So where is the source of hope and tranquility? Our hope lies imperceptibly beneath impermanence at the heart of decay. And what is that heart? Huang Po (Obaku in Japanese; 9th century China) was particularly lucid in his teaching about this. In the Chün Chou Record, he said this:

“To say that the real Dharmakāya of the Buddha resembles the Void is another way of saying that the Dharmakāya is the Void and that the Void is the Dharmakāya ... they are one and the same thing.... When all forms are abandoned, there is the Buddha ... the void is not really void, but the realm of the real Dharma. This spiritually enlightening nature is without beginning ... this great nirvanic nature is Mind; Mind is the Buddha, and the Buddha is the Dharma.”

This perspective, however, is a bit like looking in a rear view mirror that reflects darkness once you’ve found light. While in the darkness, no light is seen. To go looking for the void beyond darkness takes us into the sea of nondiscrimination where compassion and wisdom define all. And once there, in this eternal void: the source of all, we fuse together with all things and realize that dark and light are just handles defining the seeming division between one thing and another. We are then absorbed by the vast and endless sea of bliss and tranquility. We are in a home we never left.

Saturday, March 11, 2017

Little Bear and Lily Pads

Many years ago I had an experience, which irrevocably changed my life. When it happened I knew it was transforming but I had no idea to what extent, nor did I have any contextual framework into which to fit the occurrence. It took me years more before I fully comprehended what had taken place and the impact on my life. It is hard to speak of the experience in terms, which can be understood, but I’ll give it my best shot since I know how important it is to share what happenednot for my benefit but for those who may read this. 

In metaphorical terms, the floor of my bucket collapsed and I fell through Alice’s rabbit hole into a vast and unknown realm. I had lived 40 years by then with no clue that my sense of reality was questionable. It wasn’t what I hoped for but I never thought there was any other possibility. I was living just like everyone else, based on the notion that I knew who I was. I had a name, a career, relationships and a long history. I functioned in all of the ordinary waysin short I had a well-defined identity and I was fairly miserable even though by any conventional measure it appeared as if I was successful. 

I eventually reached a point when I took a serious look at the life I had fashioned and asked myself a hard question: Did I want to spend the rest of my days doing more of the same, and getting the same result? I decided that I didn’t but by then I had a lot invested in a bad game with no idea what the alternatives might be. In spite of this dilemma I saw that if I was ever going to find the answer, I had better begin again with the time I had left. So with that realization I cut loose from my moorings and plunged into foreign waters.

Through a convoluted set of circumstances I soon found myself living in a Zen monastery, which I first thought of as a halfway house to give me time to chart a new life course. Little did I know that this choice would open the door to a wholly different realm, which would radically transform how I looked at the world and myself. When I say, “the floor of my bucket collapsed” what I mean is that my floorthe foundation of my life up to that point: my imagined identitywas blocking discovery of my real, true nature. It was like wearing a coat that obscured my naked and real self.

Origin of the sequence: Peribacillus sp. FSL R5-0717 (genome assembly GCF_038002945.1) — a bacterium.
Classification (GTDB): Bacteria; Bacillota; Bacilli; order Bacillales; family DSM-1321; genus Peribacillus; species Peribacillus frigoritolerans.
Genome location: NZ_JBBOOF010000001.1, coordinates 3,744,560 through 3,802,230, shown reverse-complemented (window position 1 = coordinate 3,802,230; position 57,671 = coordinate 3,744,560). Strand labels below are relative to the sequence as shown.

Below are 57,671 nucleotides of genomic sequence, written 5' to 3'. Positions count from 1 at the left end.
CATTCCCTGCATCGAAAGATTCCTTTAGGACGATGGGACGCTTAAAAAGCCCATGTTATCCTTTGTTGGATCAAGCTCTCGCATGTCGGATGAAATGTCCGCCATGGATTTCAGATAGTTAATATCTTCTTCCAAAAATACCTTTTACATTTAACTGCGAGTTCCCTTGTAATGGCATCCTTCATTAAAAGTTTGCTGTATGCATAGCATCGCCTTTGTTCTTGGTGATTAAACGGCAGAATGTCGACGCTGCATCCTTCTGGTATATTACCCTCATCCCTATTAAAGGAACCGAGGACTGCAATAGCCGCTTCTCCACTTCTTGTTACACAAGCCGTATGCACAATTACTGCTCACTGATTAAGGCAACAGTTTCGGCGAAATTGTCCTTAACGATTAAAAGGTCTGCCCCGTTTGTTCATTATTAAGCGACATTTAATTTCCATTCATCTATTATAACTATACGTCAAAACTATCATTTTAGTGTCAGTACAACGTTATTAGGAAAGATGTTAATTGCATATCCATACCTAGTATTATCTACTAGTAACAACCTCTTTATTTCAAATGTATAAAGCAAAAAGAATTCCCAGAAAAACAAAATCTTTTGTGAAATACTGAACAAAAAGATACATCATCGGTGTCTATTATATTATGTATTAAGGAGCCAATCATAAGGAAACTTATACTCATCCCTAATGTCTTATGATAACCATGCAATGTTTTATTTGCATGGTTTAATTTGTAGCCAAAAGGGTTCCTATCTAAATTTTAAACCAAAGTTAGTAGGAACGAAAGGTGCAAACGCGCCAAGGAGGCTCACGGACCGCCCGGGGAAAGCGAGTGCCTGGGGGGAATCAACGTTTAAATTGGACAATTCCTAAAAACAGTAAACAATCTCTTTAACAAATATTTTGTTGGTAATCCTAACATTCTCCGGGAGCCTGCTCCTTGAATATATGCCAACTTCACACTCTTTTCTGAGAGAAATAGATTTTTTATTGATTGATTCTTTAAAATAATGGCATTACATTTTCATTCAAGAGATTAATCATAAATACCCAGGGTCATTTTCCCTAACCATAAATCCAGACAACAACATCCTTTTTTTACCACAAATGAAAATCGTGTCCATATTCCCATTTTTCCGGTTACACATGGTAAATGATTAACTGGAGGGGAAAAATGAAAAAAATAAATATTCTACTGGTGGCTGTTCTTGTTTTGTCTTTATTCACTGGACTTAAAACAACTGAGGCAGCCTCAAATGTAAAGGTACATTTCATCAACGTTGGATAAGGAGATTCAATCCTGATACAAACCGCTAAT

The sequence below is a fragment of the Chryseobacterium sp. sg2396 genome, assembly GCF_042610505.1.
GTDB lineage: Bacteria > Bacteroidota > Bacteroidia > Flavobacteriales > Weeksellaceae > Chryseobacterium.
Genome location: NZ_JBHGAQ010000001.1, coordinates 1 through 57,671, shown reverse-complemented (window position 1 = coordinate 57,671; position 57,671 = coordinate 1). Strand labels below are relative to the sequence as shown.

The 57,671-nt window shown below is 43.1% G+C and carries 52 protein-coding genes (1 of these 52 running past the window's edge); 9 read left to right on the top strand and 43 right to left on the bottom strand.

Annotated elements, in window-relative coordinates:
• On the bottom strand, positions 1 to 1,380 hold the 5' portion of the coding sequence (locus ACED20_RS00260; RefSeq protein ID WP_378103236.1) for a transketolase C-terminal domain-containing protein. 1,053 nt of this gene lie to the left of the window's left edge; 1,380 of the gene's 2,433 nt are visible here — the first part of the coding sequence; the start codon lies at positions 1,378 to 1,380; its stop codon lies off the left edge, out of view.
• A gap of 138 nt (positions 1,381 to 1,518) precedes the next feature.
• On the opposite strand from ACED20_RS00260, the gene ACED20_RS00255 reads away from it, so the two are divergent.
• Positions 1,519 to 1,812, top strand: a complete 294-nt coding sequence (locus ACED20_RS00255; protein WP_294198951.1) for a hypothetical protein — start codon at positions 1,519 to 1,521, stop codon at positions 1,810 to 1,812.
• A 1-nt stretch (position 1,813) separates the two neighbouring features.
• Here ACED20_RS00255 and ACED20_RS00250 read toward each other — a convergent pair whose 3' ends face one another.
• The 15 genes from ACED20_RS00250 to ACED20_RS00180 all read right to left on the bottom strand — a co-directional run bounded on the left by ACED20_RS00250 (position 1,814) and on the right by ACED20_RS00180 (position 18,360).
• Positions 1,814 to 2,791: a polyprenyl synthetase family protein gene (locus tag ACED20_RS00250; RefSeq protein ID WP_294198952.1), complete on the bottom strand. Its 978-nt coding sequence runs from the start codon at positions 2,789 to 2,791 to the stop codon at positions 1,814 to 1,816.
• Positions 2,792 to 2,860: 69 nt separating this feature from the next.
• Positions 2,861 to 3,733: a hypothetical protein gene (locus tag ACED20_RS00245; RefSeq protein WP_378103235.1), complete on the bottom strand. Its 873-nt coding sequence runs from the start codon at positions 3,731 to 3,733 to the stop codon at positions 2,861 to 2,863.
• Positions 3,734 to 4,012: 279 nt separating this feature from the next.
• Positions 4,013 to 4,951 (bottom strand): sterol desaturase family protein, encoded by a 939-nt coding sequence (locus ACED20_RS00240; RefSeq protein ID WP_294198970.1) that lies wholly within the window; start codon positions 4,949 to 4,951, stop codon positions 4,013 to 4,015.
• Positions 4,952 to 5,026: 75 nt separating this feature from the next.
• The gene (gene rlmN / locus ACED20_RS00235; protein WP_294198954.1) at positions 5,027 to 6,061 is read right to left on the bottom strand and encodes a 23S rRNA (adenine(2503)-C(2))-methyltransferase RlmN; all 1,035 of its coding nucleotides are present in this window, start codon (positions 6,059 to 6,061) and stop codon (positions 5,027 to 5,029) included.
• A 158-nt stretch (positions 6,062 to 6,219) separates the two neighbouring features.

I had not been at the monastery very long and can’t explain why the collapse happened so soon. I have since read many stories about Zen monks spending years in dedicated practice before experiencing this metamorphous. I don’t know why it happened to me as it did. All I know is that when it happened it felt like I was being flushed down a toilet and when it was over “I” no longer existed. The “me”the identity, which was my floor, died there. And I was transformed from an isolated individual into an integrated sojourner and I joined the world for the first time, spiritually fresh, clean, naked and raw.

As I look back over what I’ve just written it looks unbelievable and strange. I know that, but I also knowafter having lived 37 years beyond that magical momentthat it is worth the risk of possible scorn to share it. If even a single person believes this story, they will know that it is possible for them too. And if that means they will take a similar risk to cast aside what they think is real and discover the same reality that I did, then a good outcome will have resulted. You might be tempted to think this experience made me special. It had the opposite effect. I realized that we are all the same; none any more special than anyone else. In fact I now realize that this whole wish to be special is a major obstacle to waking up to who we really are.

I am not a Zen master. I did not spend years of dedicated practice to achieve this transformation. There is no reason whatsoever that it should have come my way. But it did. And if it happened for me it can happen for anyone. What I have learned since that moment of transformation is this new and unknown realm is neither new nor unknown. It is like a story I used to read to my daughter when she was very youngthe story of Little Bear, who discovered that he didn’t need to wear a coat since he already had one. It is exactly like that. We too don’t need the extraneous cloak of an ego. We already have a true nature, which is always there beneath the cloak. I can only tell you that my true nature is infinitely finer than the extraneous one.